“The fact that American intelligence knew about this better and earlier than the FSB says something about the effectiveness of the FSB, at least at this point,” Gabuev told The Moscow Times.

The regime Putin created has many weaknesses, as this episode has shown, but it particularly suffers from poor communication of information inside the system and problems with distribution of responsibility, said Oleg Ignatov, a senior analyst at the International Crisis Group.

“It's not clear who is responsible for what. Everyone thought that it was Putin himself who was behind Prigozhin. The presidential administration did not interfere. The FSB turned a blind eye because they don't like the army. Everybody thought somebody was controlling him, but not them. But as a result, it turned out that no one was. And at the moment of crisis there is a situation of paralysis,” Ignatov said.

This was echoed by a Russian government official who agreed to speak to The Moscow Times on condition of anonymity.

“The system completely failed. Middle- and upper-level [officials] who didn't understand what was going on simply ran away. The security and law enforcement agencies were given orders to nearly blow up bridges. Shoigu ran away somewhere. And this is not a staging, this is a real thing," the government official said.

Another problem is determining whether Prigozhin acted on his own or had associates within the military and civilian power structures. 

Pro-war military bloggers, as well as the Russian and Western media, reported Wednesday and Thursday that the security services detained General Sergei Surovikin, the ex-commander of Russia’s forces in Ukraine and a figure seen as close to Prigozhin. The Defense Ministry has not yet commented on these reports.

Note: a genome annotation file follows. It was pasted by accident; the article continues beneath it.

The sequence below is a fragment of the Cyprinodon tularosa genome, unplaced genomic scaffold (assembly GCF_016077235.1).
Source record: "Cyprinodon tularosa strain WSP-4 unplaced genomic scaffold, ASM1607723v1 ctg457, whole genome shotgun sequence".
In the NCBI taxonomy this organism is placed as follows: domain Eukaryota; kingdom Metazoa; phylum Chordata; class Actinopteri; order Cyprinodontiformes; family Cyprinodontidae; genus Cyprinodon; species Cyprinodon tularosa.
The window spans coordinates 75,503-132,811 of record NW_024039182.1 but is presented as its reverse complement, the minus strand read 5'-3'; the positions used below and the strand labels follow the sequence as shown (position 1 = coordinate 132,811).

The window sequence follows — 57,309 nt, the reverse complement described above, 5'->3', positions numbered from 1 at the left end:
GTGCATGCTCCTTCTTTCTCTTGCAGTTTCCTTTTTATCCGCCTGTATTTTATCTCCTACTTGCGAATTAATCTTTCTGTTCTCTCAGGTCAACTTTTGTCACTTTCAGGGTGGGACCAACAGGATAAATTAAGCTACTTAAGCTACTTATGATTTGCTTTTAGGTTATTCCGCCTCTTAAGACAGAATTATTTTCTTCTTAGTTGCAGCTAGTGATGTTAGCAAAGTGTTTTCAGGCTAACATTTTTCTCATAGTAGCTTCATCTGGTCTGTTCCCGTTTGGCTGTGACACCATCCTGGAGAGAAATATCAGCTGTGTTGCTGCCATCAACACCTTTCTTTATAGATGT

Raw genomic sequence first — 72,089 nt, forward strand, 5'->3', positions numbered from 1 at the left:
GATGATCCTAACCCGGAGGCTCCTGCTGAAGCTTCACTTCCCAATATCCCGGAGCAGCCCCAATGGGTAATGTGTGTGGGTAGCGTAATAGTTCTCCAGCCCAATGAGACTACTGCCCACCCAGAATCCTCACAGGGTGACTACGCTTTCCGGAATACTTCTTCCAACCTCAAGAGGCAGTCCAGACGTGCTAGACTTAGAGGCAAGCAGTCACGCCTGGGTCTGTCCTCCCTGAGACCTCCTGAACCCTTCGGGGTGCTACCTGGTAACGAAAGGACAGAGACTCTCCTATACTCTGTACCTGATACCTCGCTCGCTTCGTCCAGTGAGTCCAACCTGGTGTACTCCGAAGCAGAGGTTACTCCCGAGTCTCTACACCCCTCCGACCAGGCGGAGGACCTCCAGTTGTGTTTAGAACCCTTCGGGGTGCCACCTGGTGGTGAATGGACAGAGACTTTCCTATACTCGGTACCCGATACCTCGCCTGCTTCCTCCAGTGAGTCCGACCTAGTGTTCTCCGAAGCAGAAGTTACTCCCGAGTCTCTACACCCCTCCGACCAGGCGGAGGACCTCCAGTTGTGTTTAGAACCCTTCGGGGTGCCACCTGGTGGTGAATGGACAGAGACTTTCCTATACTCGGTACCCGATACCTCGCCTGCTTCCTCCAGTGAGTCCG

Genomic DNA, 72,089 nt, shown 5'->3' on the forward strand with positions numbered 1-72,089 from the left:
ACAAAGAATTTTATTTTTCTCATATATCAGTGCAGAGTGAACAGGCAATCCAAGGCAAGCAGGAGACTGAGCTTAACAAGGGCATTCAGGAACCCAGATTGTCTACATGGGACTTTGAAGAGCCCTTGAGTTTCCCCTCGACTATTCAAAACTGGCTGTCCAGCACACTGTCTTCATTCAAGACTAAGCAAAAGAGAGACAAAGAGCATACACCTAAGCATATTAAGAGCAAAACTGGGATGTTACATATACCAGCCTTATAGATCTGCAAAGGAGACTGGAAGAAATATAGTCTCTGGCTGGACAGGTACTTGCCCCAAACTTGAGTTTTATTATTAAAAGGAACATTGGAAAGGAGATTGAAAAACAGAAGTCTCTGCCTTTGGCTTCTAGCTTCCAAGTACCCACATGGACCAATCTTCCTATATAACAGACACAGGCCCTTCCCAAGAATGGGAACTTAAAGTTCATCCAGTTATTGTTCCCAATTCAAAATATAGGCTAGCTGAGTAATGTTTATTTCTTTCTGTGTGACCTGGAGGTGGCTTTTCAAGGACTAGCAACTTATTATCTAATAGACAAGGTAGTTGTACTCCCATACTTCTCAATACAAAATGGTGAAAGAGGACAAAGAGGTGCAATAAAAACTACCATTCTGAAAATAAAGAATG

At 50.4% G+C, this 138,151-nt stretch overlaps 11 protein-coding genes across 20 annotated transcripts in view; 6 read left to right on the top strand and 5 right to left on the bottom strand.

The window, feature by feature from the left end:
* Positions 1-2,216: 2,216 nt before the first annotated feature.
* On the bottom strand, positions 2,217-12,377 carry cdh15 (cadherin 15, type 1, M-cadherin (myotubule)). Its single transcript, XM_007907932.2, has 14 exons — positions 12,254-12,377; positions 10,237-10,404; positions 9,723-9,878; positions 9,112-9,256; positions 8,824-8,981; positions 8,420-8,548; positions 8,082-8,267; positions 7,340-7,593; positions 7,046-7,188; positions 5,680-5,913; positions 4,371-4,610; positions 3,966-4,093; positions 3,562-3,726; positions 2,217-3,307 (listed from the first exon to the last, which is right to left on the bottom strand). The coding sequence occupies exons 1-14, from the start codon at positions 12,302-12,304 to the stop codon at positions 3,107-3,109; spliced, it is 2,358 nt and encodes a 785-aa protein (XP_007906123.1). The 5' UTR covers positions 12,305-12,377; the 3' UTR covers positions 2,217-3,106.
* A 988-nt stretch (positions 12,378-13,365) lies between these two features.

“Most troubling for Putin will be to figure out just how far Prigozhin and his ‘roof’ may have risen within the regime itself. The apparent silence of some senior figures during the crisis means that some kind of purges are likely — even if they happen quietly and at a later date," Matthew Rojansky, CEO of the U.S. Russia Foundation and distinguished fellow of the Wilson Center's Kennan Institute, told The Moscow Times.

Putin likely understands at least in part the scale of the problems in the military and security services that have become so apparent since the full-scale invasion of Ukraine. However, he cannot initiate a serious reshuffle given that Russia is in a state of heavy warfare, said Yevgeny Roshchin, a researcher at Princeton University.

“Right now Putin is trapped by circumstances because it's very dangerous to use open repression against the troops or against intelligence in wartime,” Roshchin said. “Because tomorrow a new Prigozhin may appear. And he will already know how to act in this environment. That is, the lesson has been learned, and it is unlikely that the new Prigozhin will stop halfway. The next one will know that it will be necessary to use weapons and remove the dictator.”

From the average Russian’s point of view, the incident has also marked the beginning of the destruction of many myths about the sacred nature of the Kremlin, the omnipresence of the siloviki and patriotic unity, said Russian political analyst Ekaterina Kurbangaleeva.

But although what happened has dealt a heavy blow to the system, Gabuev said it also gives the system an inoculation against turmoil, which Putin can use to strengthen his grip.